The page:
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Common Questions and Answers

Q1: How long does my procedure take?

  • Cataract – An average of 15 minutes per eye
  • ICL- An average of 30 minutes for both eyes
  • Ferrara Rings- An average of 15 minutes per eye
  • Laser – An average of 15 minutes per eye
  • Crosslinking- Approximately 45 minutes for one/ both eyes.
  • Corneal transplant – Approximately a 1 – 2 hour procedure

Q2: Is the procedure performed under general or local anesthetic?

  • Cataract- Local anesthetic with intra venous conscious sedation. General anesthetic can be administered if requested by the patient.
  • ICL- General Anesthetic
  • Laser- Topical Anesthetic drops to the eye
  • Ferrara Rings -Topical Anesthetic drops to the eye
  • Cross linking – Topical anesthetic drops to the eye
  • Corneal Transplant – The laser component is performed under local anesthetic, however the actual transplant is carried out under GA.                                           

Q3: When can I expect functional vision?

  • Cataract- Once the pupil dilation has worn of usually by day 2 or 3.
  • ICL-Once the pupil dilation has worn off usually by day 2 or 3.
  • Laser- For patients who have iLASIK with iDesign they usually have functional vision after 3 hours of having the procedure. Patients who have had surface laser treatment take approximately 5 days.
  • Ferrara rings – This is variable and can take upto 3 months as Ferrara rings aim to stabilize keratoconus and allow for better contact lens fit.
  • Cross linking – Epithelium off cross linking is more effective however recovery is slower. It takes approximately 4-5 days for functional vision to return. With regards to epithelium on procedure, vision is not affected but the process is less efficient and may have to be repeated.
  • Corneal Transplant – within the first month most patients have variable vision. Full visual rehabilitation occurs within 8 – 9 months. However best vision will be achieved following laser correction or the aid of spectacles or contact lenses.

Q4: When can I play sports/ gym or wear eye make up after having laser surgery?

At least one week of no sport/ eye make up as part of the infection prevention programme. Normal activities can commence a week after surgery however for contact sports patients should wait at least 3 weeks.

Q5: When can I fly after surgery?

  • Cataract – There is no restriction with flying as there is no gas bubble in the eye like with retinal surgery. Post op cataract surgery patients will be sensitive to air conditioning and may require lubrication.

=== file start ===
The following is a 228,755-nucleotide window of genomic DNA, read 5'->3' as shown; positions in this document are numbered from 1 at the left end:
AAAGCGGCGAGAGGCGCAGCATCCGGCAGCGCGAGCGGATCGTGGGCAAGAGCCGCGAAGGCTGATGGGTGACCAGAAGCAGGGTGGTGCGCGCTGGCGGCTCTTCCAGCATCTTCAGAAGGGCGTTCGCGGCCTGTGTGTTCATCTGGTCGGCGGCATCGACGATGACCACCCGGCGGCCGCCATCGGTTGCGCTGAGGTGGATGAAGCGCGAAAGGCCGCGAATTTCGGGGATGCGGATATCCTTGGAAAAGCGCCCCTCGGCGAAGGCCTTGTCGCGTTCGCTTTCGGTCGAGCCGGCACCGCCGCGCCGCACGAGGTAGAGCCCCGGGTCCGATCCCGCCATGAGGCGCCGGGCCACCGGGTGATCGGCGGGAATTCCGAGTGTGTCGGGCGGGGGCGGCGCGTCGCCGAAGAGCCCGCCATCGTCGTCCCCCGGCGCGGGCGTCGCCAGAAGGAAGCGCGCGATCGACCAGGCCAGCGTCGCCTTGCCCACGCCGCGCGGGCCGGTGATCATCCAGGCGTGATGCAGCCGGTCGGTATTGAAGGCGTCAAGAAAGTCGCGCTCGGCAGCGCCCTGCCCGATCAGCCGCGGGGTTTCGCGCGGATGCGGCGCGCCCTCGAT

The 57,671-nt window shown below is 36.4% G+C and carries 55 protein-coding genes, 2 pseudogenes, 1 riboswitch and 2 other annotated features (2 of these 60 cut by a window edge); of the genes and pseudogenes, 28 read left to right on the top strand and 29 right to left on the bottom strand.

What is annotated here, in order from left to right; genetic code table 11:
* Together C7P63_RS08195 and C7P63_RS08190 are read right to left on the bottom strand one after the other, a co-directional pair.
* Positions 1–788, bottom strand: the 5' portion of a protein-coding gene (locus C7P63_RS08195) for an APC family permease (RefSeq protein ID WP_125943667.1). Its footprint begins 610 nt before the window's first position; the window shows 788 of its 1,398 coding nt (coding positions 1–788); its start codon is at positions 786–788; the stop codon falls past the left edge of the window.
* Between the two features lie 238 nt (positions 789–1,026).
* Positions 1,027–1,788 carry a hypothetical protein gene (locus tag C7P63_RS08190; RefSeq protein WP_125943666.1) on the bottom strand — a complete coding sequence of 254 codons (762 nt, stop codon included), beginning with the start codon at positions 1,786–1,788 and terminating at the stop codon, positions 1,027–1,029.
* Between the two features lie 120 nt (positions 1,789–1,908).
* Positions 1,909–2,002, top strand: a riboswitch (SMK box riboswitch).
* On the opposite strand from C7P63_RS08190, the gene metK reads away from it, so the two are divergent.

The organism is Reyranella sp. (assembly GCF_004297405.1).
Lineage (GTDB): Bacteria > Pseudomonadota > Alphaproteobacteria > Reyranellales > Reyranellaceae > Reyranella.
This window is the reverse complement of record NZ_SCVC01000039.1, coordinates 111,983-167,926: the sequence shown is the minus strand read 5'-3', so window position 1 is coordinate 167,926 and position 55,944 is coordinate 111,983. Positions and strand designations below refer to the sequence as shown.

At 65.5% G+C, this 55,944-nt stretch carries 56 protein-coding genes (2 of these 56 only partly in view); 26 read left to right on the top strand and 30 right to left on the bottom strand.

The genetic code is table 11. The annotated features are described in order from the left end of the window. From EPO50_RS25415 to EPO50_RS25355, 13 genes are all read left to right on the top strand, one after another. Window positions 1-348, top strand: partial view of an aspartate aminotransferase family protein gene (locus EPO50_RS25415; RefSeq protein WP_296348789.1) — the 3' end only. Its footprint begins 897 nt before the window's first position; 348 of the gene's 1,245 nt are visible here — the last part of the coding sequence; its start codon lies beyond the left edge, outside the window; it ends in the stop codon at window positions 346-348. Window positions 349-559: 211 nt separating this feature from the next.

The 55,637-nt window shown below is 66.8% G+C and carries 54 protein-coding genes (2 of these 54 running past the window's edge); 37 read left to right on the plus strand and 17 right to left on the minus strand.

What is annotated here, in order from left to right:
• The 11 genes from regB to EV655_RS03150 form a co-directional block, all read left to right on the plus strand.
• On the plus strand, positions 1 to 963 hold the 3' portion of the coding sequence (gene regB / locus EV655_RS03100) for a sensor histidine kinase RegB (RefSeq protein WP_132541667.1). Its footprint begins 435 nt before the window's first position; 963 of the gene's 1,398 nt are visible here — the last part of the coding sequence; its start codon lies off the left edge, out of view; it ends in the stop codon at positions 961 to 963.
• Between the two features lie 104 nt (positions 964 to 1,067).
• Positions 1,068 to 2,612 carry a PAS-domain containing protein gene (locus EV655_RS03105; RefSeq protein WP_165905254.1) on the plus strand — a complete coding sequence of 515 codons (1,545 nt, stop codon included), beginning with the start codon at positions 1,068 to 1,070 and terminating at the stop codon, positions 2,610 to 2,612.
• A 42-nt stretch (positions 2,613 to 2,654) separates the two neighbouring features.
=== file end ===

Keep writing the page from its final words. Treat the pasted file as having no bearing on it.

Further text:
• Laser – Patients can travel in an aircraft safely as soon as the risk of infection has passed which is approximately 2 – 3 days after surgery.
  • Corneal transplant – Patients can most likely travel a week post op.

Q6: How soon after my consultation can I have surgery?

As most surgical cases are elective i.e. not an emergency, patients can book their procedure at their convenience.

Q7: When can I drive?

  • Cataract – Patients will most likely be able to drive after having their vision checked at their first post op visit.
  • iLASIK and ICL – Patients will most likely be able to drive after having their vision checked at their first post op visit.
  • Crosslinking and PRK – Patients can drive 4 – 5 days post op once the cornea has fully re –epitheliazed. Dr Deist will advise.
  • Corneal Transplant – As soon as the operated eye is comfortable and the un-operated eye has good functional vision patients may drive. This usually takes approximately 1 week.

Q8: Do I need to remove my contact lenses before the consultation and treatment?

  • Refractive surgery- can be performed on patients between 21 to 60 years of age. Younger patients are required to have refraction stability for at least 18 to 24 months. Patients between the ages of 55 – 60 and have no evidence of cataracts and use spectacles for reading can consider having refractive lens exchange with a multifocal lens.
  • ICL – Patients between the ages of 18 and 49 are suitable candidates.
  • Crosslinking – Patients with early progressive keratoconus between the ages of 10 to 40 could possibly be suitable candidates.
  • Ferrara Rings – Patients who have severe progressive keratoconus between the ages of 16 – 40 years are suitable candidates.

Q9: What is the age limit for surgery?

  • Refractive surgery- can be performed on patients between 21 to 60 years of age. Younger patients are required to have refraction stability for at least 18 to 24 months. Patients between the ages of 55 – 60 and have no evidence of cataracts and use spectacles for reading can consider having refractive lens exchange with a multifocal lens. 
  • ICL – Patients between the ages of 18 and 49 are suitable candidates.
  • Crosslinking – Patients with early progressive keratoconus between the ages of 10 to 40 could possibly be suitable candidates.
  • Ferrara Rings – Patients who have severe progressive keratoconus between the ages of 16 – 40 years are suitable candidates

Q10: Are both eyes treated at once?

  • Cataract- Both eyes are generally not done together. There is mounting evidence showing that it is safe to perform bilateral cataract surgery but Dr Deist will only do bilateral cataract surgery for economic purposes and travel reasons.
  • Laser–Yes, bilateral simultaneous surgery is the norm.
  • ICL – Yes, bilateral simultaneous surgery is the norm.
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